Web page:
Metaphor is the seasoning of everyday language. The previous sentence is itself a metaphor, a figure of speech involving a comparison intended to communicate the idea that certain words make speech flavorful. Poets intentionally design metaphors to enliven poems and shape reader understanding of actions, feelings and ideas. But not all metaphors are intentional. Recognizing and creating fresh metaphors in poetry begins by becoming aware of them in daily speech.
Listening for Metaphors in Daily Language
Metaphors are direct comparisons of unlike objects, actions or concepts. Unlike similes, metaphors don't include words such as "like" or "as." Poet Robert Frost defined metaphors as "saying one thing and meaning another," which is something many people do without thinking about it. An example would be to describe an unrefined person by saying, "He's a diamond in the rough." In fact, the description "unrefined person" is another metaphor, because it compares a human to a raw substance that undergoes mechanical refinement, such as turning sugar beets into table sugar. However, we don't think of it as a metaphor due to its frequent use. People seldom realize that they are talking metaphorically. When metaphoric phrases become so common that they slip into everyday use, they are stale choices for poetry.
Recognizing Types of Metaphors in Poetry
In poetry, there are many kinds of metaphor, including both good kinds and bad. The Changing Minds website identifies 15 kinds of metaphors ranging from simple to sophisticated or elaborate. Simple metaphors are readily understood, such as indicating a person has permission to do something by saying, "You have the green light." Sophisticated types include the submerged metaphor, which often uses part-to-whole comparisons and doesn't name the idea or object to which something is being compared. For example, Changing Minds notes, the process of thinking is compared to the flight of a bird if you say, "Her thoughts were on the wing." Extended metaphors are examples of elaborate structures whether in everyday speech or poetry.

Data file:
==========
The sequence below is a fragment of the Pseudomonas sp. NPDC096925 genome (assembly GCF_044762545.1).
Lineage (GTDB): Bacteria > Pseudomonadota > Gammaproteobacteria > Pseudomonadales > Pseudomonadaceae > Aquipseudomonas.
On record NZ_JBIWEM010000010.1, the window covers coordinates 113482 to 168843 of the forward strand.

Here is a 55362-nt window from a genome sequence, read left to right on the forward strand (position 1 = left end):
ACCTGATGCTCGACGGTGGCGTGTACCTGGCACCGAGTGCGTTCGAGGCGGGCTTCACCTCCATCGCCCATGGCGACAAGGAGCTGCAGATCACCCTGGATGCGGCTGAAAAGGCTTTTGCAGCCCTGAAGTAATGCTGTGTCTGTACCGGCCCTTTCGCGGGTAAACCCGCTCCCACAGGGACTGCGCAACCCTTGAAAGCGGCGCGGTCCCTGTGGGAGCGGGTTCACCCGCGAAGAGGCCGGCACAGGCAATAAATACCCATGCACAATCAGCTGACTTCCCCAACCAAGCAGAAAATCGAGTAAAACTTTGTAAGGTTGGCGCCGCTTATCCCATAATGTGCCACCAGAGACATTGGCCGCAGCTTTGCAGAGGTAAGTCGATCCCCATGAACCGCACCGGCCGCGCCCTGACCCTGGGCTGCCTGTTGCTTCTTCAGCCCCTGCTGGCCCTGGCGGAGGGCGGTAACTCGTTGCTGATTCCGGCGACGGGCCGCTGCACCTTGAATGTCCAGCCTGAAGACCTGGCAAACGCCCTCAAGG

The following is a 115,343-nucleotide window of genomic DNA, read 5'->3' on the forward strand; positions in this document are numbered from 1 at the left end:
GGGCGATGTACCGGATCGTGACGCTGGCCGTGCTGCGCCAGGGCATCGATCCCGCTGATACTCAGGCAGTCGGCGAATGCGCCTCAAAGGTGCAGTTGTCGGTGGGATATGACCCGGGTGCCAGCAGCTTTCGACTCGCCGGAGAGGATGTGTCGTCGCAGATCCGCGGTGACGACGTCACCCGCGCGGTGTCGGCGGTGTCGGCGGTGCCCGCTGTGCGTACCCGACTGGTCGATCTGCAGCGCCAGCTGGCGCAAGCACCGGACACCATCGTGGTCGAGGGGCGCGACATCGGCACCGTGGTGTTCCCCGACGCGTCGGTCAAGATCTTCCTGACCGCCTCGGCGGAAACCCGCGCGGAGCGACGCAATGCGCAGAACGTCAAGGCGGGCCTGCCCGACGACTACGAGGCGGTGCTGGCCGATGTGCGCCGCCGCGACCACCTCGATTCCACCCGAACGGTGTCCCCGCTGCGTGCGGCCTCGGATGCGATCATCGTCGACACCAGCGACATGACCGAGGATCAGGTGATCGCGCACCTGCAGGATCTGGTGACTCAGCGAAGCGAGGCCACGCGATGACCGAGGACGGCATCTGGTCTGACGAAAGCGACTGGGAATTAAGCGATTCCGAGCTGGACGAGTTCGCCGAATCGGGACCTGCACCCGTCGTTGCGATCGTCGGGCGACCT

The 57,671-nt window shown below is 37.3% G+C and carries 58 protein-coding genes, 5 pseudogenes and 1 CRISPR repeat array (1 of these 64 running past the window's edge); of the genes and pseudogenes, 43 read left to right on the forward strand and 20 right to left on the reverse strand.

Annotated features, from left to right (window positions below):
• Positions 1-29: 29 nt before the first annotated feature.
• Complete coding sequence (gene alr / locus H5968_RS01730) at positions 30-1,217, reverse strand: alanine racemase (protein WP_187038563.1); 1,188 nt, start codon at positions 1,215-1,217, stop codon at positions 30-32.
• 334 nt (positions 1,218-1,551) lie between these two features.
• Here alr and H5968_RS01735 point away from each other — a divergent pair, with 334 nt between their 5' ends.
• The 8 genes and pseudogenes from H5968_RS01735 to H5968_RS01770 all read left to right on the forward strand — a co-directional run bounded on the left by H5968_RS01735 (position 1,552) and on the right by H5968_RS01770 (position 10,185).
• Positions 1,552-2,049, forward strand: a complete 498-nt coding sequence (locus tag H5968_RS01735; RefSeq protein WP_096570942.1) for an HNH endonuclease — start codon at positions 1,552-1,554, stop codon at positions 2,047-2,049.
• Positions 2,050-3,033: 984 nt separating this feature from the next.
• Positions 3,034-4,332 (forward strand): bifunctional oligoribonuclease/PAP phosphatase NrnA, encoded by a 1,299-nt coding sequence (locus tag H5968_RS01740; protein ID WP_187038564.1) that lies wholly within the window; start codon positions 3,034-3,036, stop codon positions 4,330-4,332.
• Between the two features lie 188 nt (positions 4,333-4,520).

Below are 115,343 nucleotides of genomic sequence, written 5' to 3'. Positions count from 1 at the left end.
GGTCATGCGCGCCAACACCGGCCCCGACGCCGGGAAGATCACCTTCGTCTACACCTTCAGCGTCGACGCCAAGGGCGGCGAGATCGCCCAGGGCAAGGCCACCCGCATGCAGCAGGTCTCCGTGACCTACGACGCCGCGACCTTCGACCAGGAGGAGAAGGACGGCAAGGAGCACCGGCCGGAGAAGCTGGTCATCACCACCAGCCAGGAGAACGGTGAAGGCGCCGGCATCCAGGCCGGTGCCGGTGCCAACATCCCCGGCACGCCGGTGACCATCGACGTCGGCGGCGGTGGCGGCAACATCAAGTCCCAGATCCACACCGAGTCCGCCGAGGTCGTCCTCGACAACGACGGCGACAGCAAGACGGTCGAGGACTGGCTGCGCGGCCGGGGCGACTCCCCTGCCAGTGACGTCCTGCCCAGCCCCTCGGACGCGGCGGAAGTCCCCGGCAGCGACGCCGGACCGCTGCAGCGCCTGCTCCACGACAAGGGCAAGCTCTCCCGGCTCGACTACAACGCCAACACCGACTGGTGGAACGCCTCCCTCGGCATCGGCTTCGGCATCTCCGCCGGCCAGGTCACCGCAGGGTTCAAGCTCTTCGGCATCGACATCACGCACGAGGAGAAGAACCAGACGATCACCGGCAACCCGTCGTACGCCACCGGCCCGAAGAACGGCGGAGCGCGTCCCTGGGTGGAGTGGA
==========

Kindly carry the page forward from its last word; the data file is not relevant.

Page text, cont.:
Extended metaphor is also known as the "conceit" or central theme of a poem. The poet makes multiple comparisons between a subject and various objects, concepts or feelings to make a point about the subject. The poet may show how something is like or unlike the subject. The website Lit Reactor offers Anne Bradstreet's poem "The Author to Her Book" -- written in 1650 -- as an example of extended metaphor. Bradstreet compared the poems in her book to "ill-formed" children who are poorly dressed and not ready for public scrutiny. She wrote, "I washed thy face, but more defects I saw." The author concludes the poem by comparing herself to a bad mother for sending "thee out the door" in messy condition.
Recognizing Weak Metaphors
Not all poets are equally talented. Sometimes confusing, mixed up images or dull, overused metaphors appear in poems. One weak kind is the mixed metaphor, such as if a poet were to praise the loveliness of a girl by saying, "She is a gem / A flower unfolding." The two images would be mismatched and jarringly unrelated. Another problematic type of metaphor is a dead metaphor, which is one that has lost its freshness and become so common as to go unnoticed. An example is the term "flowerbed," which would present a romantic idea if it had not become a precise gardening term.